12/26/10 — Kitty Askins delays grand opening

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Kitty Askins delays grand opening

By Phyllis Moore
Published in News on December 26, 2010 1:50 AM

For months, January 1 has been the target date for completion of the expansion of Kitty Askins Hospice Center.

A few glitches, including pending state inspections, have altered that plan, said Dean Lee, president and chief executive officer for Home Health and Hospice Care, which owns Kitty Askins.

"Jan. 1 is not the date now," he said late last week. "Right now it looks like the end of the month (January) we can move in.

"There's some finishing details to be completed -- flooring coverings to be put down, we're testing a nurse call system and just those typical end-of-building- project finished details."

A pre-inspection has already been done by the Department of Health Service Regulations, with a short list of items that need to be addressed. Lee said those had since been completed.

"They'll come in, it looks like, the week of the 17th to give us our final punch list," he said.

All told, it will still take time to roll out the effort in its entirety, Lee said, starting with shifting patients from the existing hospice wing. Patients, he explained, will be moved to the new SECU House, funded by the State Employees Credit Union, during the renovations.

"The remodel's probably going to take a couple months," he said. "We're waiting on a final time line on that piece."

The expansion will add 13,000 square feet to the facility and double its occupancy to 24 beds. Built in 1995, it has long been at capacity, with an ongoing waiting list for residents.

"The whole project was created to eliminate the waiting list," Lee said. "We can see that coming to be. Not only that but we would be able to provide respite care for patients, short stays for caregiver relief and have beds available so that we never have to say, 'Sorry, we're full.'"

As with any renovation project, once the efforts got underway, other needs surfaced.

"The reason to do the complete remodel of Kitty originally, we only had to remodel six units in the acute wing," Lee explained. "We wanted everything to be uniform and complete. The board approved earlier this month to do a complete remodel of the existing Kitty."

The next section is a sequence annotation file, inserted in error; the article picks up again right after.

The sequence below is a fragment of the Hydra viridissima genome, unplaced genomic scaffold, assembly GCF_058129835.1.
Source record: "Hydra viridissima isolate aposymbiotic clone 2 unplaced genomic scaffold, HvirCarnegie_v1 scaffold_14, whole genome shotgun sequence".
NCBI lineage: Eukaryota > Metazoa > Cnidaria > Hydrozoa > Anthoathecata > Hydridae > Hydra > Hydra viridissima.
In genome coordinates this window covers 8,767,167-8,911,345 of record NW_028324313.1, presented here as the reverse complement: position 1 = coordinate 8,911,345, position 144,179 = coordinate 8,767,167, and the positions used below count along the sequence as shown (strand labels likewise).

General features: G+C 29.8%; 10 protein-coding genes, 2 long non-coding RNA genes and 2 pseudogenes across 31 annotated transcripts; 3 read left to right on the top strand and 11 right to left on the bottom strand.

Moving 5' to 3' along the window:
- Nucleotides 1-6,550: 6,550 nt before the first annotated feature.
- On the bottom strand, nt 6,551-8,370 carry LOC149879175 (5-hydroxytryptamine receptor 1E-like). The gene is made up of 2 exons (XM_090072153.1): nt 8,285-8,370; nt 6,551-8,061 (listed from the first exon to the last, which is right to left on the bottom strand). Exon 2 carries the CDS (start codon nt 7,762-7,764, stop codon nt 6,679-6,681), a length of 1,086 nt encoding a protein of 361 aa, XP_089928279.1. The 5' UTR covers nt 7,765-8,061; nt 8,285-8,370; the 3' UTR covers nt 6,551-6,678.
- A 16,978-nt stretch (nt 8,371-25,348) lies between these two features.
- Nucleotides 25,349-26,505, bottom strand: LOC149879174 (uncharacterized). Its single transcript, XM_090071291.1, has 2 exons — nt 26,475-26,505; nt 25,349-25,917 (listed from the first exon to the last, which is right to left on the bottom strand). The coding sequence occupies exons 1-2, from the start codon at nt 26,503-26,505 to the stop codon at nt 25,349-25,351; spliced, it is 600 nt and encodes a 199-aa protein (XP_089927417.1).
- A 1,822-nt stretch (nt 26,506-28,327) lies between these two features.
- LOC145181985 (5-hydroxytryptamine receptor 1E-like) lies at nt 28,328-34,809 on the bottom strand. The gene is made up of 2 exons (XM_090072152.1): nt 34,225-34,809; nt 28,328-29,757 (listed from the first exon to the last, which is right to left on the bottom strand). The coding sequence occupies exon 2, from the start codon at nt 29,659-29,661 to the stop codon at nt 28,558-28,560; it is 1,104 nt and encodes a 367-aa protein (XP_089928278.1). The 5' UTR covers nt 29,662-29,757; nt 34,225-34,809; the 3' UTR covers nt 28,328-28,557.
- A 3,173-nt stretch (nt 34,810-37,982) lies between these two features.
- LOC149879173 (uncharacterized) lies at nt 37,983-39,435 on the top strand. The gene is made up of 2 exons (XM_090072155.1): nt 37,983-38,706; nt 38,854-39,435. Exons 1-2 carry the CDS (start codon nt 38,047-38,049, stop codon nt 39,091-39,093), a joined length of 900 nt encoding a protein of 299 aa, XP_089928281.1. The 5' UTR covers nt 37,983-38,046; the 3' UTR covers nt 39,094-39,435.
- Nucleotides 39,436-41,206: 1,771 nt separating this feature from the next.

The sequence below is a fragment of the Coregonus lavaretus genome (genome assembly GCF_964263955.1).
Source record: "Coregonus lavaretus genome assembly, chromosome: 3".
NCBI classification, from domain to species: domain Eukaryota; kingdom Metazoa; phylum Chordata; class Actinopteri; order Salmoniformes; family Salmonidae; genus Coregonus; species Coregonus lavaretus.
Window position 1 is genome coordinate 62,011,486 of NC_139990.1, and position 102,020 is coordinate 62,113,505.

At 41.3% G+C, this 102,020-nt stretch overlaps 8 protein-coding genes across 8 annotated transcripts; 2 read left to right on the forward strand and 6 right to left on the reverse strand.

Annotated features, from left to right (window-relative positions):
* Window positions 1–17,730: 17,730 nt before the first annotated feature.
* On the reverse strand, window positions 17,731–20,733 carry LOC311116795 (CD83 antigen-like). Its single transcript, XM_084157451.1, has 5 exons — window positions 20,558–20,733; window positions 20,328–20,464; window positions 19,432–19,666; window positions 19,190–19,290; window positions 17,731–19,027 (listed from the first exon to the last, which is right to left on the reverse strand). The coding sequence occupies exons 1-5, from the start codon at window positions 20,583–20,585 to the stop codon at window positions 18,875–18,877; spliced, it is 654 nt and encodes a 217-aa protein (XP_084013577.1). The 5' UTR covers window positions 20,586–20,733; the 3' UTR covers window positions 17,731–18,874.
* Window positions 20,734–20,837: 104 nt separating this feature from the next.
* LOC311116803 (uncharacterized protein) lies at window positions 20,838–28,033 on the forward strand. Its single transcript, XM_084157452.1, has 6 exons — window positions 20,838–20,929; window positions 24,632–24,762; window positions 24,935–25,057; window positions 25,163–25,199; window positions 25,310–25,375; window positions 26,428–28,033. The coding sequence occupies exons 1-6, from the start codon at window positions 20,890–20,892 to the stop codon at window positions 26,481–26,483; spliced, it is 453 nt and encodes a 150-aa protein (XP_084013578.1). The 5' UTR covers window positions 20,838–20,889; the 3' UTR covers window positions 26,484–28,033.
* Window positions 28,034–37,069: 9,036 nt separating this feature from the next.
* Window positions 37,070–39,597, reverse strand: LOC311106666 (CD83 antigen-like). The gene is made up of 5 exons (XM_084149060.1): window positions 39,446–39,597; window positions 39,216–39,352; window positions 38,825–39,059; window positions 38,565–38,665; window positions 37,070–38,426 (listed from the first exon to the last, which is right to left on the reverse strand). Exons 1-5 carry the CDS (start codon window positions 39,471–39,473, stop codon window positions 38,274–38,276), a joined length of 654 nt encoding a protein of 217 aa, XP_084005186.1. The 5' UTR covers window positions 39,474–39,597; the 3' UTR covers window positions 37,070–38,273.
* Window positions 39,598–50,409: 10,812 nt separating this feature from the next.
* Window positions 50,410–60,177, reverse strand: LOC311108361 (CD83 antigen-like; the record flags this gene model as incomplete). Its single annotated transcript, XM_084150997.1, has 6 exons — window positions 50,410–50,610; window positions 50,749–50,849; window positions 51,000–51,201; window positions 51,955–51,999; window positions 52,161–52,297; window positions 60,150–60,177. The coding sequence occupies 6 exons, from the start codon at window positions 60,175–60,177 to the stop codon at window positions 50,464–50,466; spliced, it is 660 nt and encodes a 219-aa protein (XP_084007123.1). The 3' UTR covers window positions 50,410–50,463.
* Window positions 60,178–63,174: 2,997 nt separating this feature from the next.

That involves new floor coverings, energy efficient windows throughout the facility, new countertops and furnishings.

"Quite honestly, we want to make sure we have a uniform facility, that there's no old building and new building stigma attached," he said. "We're really excited about it, it's starting to come together nicely."

At this point, target date for a dedication and ribbon cutting ceremony to officially announce the expanded facility's completion is likely to be early March, Lee said.

Another advantage associated with the project is that it will create new jobs, which was actually among the stipulations for funding when the process started, he added.

"We'll have about 20 new jobs with the additional 12 beds," he said.

Meanwhile, the capital campaign is still hovering below the target goal of $4 million.

"We're right at $3.2 million," Lee said. "We're continuing with that effort."

Support so far has exceeded any expectations, he said.

"We had a wonderful response from Mount Olive (with $100,000) and we're still getting monies," he said.

There are several other ways the public can contribute to the cause, Lee pointed out. Fund-A-Foot, allowing for the purchase, for $194, a square foot of the new facility, is one way. Another is through naming opportunities, by donating certain dollar amounts.

"For example, $750,000 was given by SECU with naming rights," he explained. "Existing wing naming rights are still available for $500,000, name a room, $50,000, and for $10,000, furnishing a room.

"There are many others, if people want to give and help us finish. I would love to make the announcement when we have the ribbon-cutting dedication that we have this building paid off."

Despite the outstanding amount remaining for the capital campaign, Lee credits the local community with rallying for the cause.

"Look what's happened," he said. "We kicked this campaign off right as the economy was going south. We have managed to raise $3.2 million today because of people believing in us, and that's the good Lord's will. We have great people in this community and this speaks highly of our entire community."